"Sorry, We're Closed…"

Our move to Atlanta has pushed me into doing a lot of things I haven’t had to do for several years:  moving, for one; going to and dealing with all the various public and private agencies one needs for power, cable, water, garbage (still waiting for my trashcan from the City of Atlanta after almost a month, by the way), driver’s licenses, insurance, car registration, etc.  I am also back on the job market, and that means doing something else I loathe almost as much as going to the DMV:  interviewing.

They say that a person is never closer to perfection than when they fill out a job application.  It’s a real “First Date” situation.  Both require the candidate to put forward an unreal, unnatural first impression.  You never see what’s underneath the suit, tie, shined shoes, and firm handshake until several months in.  That’s when you discover the real person, after you’ve moved in together and spent some time getting “comfortable” with each other.  Truthfully though, would there be even the slightest chance of getting laid if you showed up for a first date in your boxers and wife-beater, holding a can of Bud and the remote, and then went to the bathroom to pee and left the door open?  Same with the job thing.  How many people would get hired if they showed up 15 to 20 minutes late for the interview, forgot their tie, and needed to borrow a pen to fill out the application?  Or couldn’t come to the interview because there was a concert they needed to go to; or asked to leave the meeting 10 minutes early because they needed to relieve the babysitter? All things that come out later.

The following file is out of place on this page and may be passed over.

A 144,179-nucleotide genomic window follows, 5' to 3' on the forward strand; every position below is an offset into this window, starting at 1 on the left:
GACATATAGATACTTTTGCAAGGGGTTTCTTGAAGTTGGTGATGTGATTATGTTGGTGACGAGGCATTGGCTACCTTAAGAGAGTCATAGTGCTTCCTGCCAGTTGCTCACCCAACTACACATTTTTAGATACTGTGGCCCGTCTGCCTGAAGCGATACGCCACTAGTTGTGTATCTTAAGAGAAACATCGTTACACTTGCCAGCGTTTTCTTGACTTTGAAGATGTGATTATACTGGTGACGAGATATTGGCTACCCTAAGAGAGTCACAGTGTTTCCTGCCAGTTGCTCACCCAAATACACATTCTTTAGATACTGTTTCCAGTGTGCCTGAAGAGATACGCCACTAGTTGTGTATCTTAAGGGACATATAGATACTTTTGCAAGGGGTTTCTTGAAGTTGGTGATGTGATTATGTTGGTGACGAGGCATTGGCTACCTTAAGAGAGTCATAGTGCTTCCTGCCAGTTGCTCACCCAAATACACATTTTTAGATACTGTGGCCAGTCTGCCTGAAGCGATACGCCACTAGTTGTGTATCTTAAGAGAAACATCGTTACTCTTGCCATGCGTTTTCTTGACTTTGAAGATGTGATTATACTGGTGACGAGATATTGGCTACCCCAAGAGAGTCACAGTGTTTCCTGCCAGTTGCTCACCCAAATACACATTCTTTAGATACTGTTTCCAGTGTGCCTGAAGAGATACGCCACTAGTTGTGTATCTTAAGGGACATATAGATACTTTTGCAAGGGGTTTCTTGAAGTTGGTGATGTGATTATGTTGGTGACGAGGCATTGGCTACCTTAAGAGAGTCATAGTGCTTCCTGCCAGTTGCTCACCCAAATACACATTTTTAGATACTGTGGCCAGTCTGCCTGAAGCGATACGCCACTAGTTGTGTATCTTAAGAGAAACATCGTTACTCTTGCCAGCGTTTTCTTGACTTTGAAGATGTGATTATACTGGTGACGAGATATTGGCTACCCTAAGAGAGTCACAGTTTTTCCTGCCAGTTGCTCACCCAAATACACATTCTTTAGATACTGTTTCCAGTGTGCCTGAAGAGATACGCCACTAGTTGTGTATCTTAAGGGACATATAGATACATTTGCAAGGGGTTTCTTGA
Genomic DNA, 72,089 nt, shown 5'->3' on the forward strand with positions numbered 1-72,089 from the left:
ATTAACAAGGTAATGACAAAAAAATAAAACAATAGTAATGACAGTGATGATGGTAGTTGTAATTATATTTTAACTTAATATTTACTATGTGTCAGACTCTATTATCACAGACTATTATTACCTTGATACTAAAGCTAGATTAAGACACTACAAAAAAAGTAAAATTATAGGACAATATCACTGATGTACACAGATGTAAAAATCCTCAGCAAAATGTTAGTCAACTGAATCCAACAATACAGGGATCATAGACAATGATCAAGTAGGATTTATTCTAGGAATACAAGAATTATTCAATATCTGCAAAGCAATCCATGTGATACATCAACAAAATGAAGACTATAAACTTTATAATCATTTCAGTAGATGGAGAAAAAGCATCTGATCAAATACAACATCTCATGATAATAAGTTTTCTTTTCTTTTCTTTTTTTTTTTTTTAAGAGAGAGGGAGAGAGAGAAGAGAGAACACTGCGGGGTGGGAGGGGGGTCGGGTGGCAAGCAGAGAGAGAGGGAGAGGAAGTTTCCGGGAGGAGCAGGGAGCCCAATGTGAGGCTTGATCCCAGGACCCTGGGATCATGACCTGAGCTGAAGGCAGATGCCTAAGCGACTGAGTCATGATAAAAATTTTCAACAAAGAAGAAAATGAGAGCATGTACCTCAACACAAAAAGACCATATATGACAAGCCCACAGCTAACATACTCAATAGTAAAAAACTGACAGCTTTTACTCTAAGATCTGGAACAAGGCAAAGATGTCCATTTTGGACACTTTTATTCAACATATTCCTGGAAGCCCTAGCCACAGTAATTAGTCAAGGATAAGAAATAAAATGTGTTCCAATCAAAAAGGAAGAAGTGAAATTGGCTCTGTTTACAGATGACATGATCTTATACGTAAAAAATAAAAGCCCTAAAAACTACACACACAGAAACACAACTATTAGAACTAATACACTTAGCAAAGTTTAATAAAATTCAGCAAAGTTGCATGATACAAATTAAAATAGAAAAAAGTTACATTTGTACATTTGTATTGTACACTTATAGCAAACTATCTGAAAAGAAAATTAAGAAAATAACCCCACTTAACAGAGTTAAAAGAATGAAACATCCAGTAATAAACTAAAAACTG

I’ve been on a lot of interviews, some for great jobs, some not so great.  I’ve had one-on-one interviews, which sometimes turn into a mini-series event, getting passed along and up (sometimes down) the food chain.  I’ve had casual style interviews; and I’ve had very serious “Running the Gauntlet” panel-style interviews where I was seated in a conference room with several people from different departments, all peppering me with questions.  But ultimately, they all ask mostly the same ones, or variations on a theme.  Some make sense, others are strictly “HR-Speak”.  You know the type:  “If you were a tree, what kind would you be, and why?”  “What do you see yourself doing in five years?”  (My pat answer for this one, and it always lightens the mood in the room is, “Sitting on a beach in Mexico, drinking Margaritas…”)  And the classic, “What is your greatest strength?” which is, of course, followed by the corollary, “And what is your greatest weakness?”  These last two always puzzle me just a bit.  Not so much the “strength” one, but does anyone really expect you to answer the “weakness” question honestly?  “Well, my penchant for surfing porn on the Internet does tend to slow me down a bit…” or, “I’m not sure which is a greater weakness for me, but it would be a toss up between the heroin addiction and the alcohol…”  Anyone with half a brain is going to turn this one around and say something like, “Well, I guess I’m just too meticulous and thorough in my work…” or, “I’m always early for things, and that tends to cut into my time once in a while…”  I’d like to see more of the “Bob Barker” type of questions, some that would really shed some light on the candidate’s personality like, “Interviewee Number One, if I was a potato, would you bake me, fry me, or mash me?”